Voices: Rishi Sunak and Keir Starmer have something in common: a very thin foreign policy offer

Although they wouldn’t admit it, Rishi Sunak and Keir Starmer have one thing in common: a very thin offer when it comes to foreign policy. They should both make a new year’s resolution to say more about it.

Yes, it was understandable that both leaders prioritised the economy in 2022. Some advisers will whisper in their ear that there are few votes in foreign affairs, but it is indistinguishable from economic policy when authoritarian leaders like Vladimir Putin can wreak economic havoc. As if Ukraine were not enough to worry about, there is the growing threat China will invade Taiwan.

There are fears in Whitehall that the UK is ill-prepared; some Tory MPs say the disruption to global trade would be as bad as the combined effect of Covid and the Ukraine war. Then there are worrying developments in Iran and Afghanistan, notably on the treatment of women.

Sunak has little experience of foreign affairs. It showed in his first speech on the issue, in which he promised “robust pragmatism” on China – a third way between David Cameron’s “golden era” in relations (long dead before Sunak buried it) and the hawkish approach of Tories like Liz Truss. Sunak recognises the need to stand up to China while engaging with it on the economy and climate change.

But his speech offered the back-of-an-envelope platitudes you would expect in a Tory leadership contest, rather than a considered view of Britain’s place in the world. Sunak and James Cleverly, his foreign secretary, appear to have dropped the vacuous “global Britain” slogan which has papered over the cracks since the 2016 vote for Brexit. But they need to put a clear vision in its place.

Sunak’s values are “freedom, openness, and the rule of law,” while Cleverly listed sovereignty and territorial integrity as his “core principles”. No one is going to turn down this large portion of motherhood and apple pie, but what’s new? So far, the PM and foreign secretary have talked only about forging new partnerships with like-minded allies that go way beyond traditional alliances.

Whatever the domestic political pressures, a prime minister is expected to be their own foreign secretary, with a vital role on the world stage. After the chaos of having three PMs in three months dismayed other world leaders, Sunak has much brand damage to repair. As the Commons speaker Lindsay Hoyle admitted last night, the UK became an international laughing stock in a turbulent political year.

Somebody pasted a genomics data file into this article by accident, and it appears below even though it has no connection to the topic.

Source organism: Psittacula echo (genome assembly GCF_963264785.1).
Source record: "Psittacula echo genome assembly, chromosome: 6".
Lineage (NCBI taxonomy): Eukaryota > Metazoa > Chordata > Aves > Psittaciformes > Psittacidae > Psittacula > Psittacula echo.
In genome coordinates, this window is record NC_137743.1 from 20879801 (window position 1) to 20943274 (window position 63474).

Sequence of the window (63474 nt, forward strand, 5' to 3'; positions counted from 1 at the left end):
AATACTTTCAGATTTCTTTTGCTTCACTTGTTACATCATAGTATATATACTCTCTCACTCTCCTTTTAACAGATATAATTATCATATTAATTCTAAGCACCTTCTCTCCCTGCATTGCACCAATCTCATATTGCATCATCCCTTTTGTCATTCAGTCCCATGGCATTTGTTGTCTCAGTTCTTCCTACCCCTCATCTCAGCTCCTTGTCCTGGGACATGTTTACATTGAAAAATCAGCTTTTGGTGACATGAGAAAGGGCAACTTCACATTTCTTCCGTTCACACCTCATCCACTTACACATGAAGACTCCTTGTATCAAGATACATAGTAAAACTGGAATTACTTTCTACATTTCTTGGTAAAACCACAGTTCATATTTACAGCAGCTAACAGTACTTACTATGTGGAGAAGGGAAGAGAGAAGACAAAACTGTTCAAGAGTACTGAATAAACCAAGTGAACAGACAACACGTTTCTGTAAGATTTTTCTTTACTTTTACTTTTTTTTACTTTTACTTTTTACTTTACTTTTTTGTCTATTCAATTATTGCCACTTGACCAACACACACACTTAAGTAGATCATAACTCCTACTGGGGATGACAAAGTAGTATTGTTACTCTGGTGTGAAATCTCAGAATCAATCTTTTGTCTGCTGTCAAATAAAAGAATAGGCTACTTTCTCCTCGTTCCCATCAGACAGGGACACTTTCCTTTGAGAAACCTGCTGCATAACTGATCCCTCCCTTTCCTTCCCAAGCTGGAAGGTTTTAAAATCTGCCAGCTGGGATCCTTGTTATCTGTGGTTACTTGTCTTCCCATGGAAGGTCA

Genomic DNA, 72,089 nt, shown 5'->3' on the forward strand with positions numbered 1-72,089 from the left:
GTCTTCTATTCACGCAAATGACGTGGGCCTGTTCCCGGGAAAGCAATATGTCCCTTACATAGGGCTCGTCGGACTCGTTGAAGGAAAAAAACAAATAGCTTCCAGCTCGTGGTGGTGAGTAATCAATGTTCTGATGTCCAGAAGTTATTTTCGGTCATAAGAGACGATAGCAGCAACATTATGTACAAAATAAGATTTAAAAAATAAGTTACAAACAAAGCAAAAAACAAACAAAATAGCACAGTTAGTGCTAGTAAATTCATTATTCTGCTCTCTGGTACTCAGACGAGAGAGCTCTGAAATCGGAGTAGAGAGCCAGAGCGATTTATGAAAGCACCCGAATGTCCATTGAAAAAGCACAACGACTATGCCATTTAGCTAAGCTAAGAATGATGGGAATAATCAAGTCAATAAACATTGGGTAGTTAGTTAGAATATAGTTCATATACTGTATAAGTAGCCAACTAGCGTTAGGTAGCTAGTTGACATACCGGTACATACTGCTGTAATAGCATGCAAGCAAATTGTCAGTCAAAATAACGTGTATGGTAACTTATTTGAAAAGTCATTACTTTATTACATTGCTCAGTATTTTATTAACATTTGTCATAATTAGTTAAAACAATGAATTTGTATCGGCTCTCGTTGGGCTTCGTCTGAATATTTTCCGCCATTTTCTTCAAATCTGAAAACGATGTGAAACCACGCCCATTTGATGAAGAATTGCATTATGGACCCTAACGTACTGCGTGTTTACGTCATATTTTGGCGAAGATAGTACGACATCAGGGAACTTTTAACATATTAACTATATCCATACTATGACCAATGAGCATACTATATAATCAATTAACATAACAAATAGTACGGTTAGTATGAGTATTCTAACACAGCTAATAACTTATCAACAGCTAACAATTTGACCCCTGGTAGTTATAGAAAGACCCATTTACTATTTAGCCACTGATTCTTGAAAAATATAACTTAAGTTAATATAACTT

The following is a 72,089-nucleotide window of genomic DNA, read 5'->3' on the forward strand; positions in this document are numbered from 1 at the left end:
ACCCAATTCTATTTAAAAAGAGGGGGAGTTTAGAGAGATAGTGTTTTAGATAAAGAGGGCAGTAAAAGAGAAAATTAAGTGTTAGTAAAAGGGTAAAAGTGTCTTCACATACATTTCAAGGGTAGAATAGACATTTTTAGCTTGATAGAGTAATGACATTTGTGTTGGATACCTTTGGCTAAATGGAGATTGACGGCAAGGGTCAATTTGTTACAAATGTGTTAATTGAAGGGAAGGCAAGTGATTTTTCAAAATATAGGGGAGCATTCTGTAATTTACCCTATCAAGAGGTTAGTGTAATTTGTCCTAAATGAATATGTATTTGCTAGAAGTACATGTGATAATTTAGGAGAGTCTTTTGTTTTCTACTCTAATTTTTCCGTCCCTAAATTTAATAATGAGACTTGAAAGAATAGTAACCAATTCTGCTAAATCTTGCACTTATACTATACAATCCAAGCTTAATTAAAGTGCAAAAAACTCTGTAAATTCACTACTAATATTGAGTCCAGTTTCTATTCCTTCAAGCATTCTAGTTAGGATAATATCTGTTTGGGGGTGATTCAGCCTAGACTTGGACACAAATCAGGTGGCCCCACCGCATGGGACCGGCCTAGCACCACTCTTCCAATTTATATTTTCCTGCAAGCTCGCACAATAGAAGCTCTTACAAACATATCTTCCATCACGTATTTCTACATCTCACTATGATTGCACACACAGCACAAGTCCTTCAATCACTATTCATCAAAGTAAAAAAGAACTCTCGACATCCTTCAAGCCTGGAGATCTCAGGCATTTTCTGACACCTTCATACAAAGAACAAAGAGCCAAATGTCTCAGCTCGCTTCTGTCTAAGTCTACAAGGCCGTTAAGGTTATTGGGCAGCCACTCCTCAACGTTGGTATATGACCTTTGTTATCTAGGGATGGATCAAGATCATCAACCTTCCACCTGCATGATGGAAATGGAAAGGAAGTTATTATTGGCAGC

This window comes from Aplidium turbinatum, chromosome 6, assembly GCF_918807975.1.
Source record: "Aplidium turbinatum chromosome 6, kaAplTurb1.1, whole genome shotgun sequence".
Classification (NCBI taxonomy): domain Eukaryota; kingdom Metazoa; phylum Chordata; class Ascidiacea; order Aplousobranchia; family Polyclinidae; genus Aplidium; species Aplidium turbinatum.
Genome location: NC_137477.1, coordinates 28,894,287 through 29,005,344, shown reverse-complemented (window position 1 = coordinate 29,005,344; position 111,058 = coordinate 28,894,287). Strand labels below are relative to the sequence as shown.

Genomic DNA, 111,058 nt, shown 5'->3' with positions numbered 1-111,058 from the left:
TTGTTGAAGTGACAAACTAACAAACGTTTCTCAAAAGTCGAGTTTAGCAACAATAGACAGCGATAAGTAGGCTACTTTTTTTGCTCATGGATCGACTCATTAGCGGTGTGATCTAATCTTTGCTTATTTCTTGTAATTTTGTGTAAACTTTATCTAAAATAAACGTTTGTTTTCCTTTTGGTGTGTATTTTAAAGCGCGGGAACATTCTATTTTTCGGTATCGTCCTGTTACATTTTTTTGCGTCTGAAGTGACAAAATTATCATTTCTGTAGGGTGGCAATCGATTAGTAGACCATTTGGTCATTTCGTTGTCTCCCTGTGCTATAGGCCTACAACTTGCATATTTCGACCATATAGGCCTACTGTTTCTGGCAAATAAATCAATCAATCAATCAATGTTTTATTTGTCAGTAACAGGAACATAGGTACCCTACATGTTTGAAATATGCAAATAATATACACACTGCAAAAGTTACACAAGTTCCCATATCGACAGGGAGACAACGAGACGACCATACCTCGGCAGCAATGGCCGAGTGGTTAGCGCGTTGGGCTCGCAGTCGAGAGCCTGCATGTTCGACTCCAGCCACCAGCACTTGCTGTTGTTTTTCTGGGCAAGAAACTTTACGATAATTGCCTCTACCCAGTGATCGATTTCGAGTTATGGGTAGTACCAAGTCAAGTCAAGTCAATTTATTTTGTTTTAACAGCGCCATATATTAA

Sunak hopes the coronation of King Charles in May will help restore the UK’s reputation. In its absence, others have filled the vacuum: we hardly noticed it here in the UK, but Emmanuel Macron’s state visit to the US in November received wall-to-wall media coverage in America. It’s hard to imagine Sunak commanding such attention. The days when the UK could be a bridge between Europe and America ended in 2016. Military strength helps, but Britain needs to earn its place at the top table.

Although we don’t yet know what it means in practice, Sunak’s pragmatism is a welcome break with Boris Johnson’s bombast and Truss’ Margaret Thatcher tribute act on Instagram. Pragmatism rather than ideology would certainly be welcome when it comes to EU relations; it might well resolve the Northern Ireland protocol dispute in the next two months. Sunak’s strategy rests heavily on his close relationship with Macron – vital to end the small boats crisis – but he will need other allies.

As for domestic policy, Sunak will want to keep noisy Tory backbenchers onside. The hawks are watching him. Some Tories are alarmed by his Whitehall audit of UK policy on Ukraine. Aides insist it is about ensuring a data-driven strategy, not “wavering.” But it shows a different instinct to Johnson’s and Truss’s.

John Bew, Sunak’s foreign affairs adviser, is updating his integrated review of foreign and security policy published last year, which was quickly overtaken by Putin’s war in Ukraine (though it did identify the Russian threat). The revised version will likely confirm the shift in power to the Indo-Pacific as the most significant geopolitical change. The UK’s goal might be a middle-ranking power with global clout – without either over-promising or slumping into declinism. But a mere tweak to the 2021 strategy would not answer many of the big questions Sunak faces.

Despite that, Starmer has nothing to crow about. Close allies admit privately he needs to put flesh on Labour’s bare-boned foreign policy – including the EU, on which Starmer remains ultra-cautious even though public opinion is turning against Brexit. One adviser admitted: “He needs to articulate a serious view about Britain’s security and place in the world.”

Displaying the Union Jack on every possible occasion to remind voters he is pro-Nato and “not Corbyn”, while backing the government on Ukraine, does not amount to a strategy. As on other issues, Labour must use 2023 to show how it would make a difference.